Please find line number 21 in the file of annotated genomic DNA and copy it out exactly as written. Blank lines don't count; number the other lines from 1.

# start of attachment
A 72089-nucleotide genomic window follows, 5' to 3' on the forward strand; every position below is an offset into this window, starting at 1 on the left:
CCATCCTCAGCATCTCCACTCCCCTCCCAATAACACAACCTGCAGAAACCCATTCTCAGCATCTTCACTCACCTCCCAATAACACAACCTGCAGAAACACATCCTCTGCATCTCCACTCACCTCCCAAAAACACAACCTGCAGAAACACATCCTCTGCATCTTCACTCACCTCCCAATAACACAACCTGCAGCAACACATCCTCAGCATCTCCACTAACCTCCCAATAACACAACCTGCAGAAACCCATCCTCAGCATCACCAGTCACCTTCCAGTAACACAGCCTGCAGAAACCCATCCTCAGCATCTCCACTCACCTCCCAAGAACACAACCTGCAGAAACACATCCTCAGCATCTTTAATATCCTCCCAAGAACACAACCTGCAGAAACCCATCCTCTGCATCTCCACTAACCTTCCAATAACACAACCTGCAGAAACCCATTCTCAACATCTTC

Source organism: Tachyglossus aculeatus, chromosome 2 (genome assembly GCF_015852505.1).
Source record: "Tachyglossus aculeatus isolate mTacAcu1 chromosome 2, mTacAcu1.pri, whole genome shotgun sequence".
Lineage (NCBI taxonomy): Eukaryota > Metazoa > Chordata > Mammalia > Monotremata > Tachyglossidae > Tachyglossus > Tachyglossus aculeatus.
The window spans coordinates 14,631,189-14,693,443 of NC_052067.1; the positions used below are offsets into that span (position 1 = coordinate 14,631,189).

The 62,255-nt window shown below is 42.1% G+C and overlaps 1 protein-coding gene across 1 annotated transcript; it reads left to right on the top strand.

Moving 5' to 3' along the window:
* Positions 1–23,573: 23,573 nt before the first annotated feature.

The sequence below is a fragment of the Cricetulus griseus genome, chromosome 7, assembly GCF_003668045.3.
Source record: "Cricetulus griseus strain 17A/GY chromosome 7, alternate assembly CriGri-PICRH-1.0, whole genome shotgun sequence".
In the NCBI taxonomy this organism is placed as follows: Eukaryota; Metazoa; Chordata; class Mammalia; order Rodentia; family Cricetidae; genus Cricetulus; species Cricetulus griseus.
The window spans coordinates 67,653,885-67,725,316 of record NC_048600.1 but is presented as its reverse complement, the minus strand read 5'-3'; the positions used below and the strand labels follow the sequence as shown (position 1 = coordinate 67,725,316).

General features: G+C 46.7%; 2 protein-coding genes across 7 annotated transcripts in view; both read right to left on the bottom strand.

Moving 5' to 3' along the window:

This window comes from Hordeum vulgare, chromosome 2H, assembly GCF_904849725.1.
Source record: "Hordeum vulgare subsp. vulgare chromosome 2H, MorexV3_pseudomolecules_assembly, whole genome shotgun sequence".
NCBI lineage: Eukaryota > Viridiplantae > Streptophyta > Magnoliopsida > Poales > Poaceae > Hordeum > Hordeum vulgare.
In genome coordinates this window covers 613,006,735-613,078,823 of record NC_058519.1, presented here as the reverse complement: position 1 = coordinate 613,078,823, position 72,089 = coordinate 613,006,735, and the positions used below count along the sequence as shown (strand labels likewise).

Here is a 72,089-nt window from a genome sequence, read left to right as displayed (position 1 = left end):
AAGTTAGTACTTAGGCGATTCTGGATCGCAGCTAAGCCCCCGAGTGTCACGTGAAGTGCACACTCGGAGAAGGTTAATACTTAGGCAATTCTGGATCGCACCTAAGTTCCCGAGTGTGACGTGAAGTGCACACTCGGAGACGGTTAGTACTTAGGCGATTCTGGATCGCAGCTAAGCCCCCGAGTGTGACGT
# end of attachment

AAGTTAGTACTTAGGCGATTCTGGATCGCAGCTAAGCCCCCGAGTGTCACGTGAAGTGCACACTCGGAGAAGGTTAATACTTAGGCAATTCTGGATCGCACCTAAGTTCCCGAGTGTGACGTGAAGTGCACACTCGGAGACGGTTAGTACTTAGGCGATTCTGGATCGCAGCTAAGCCCCCGAGTGTGACGT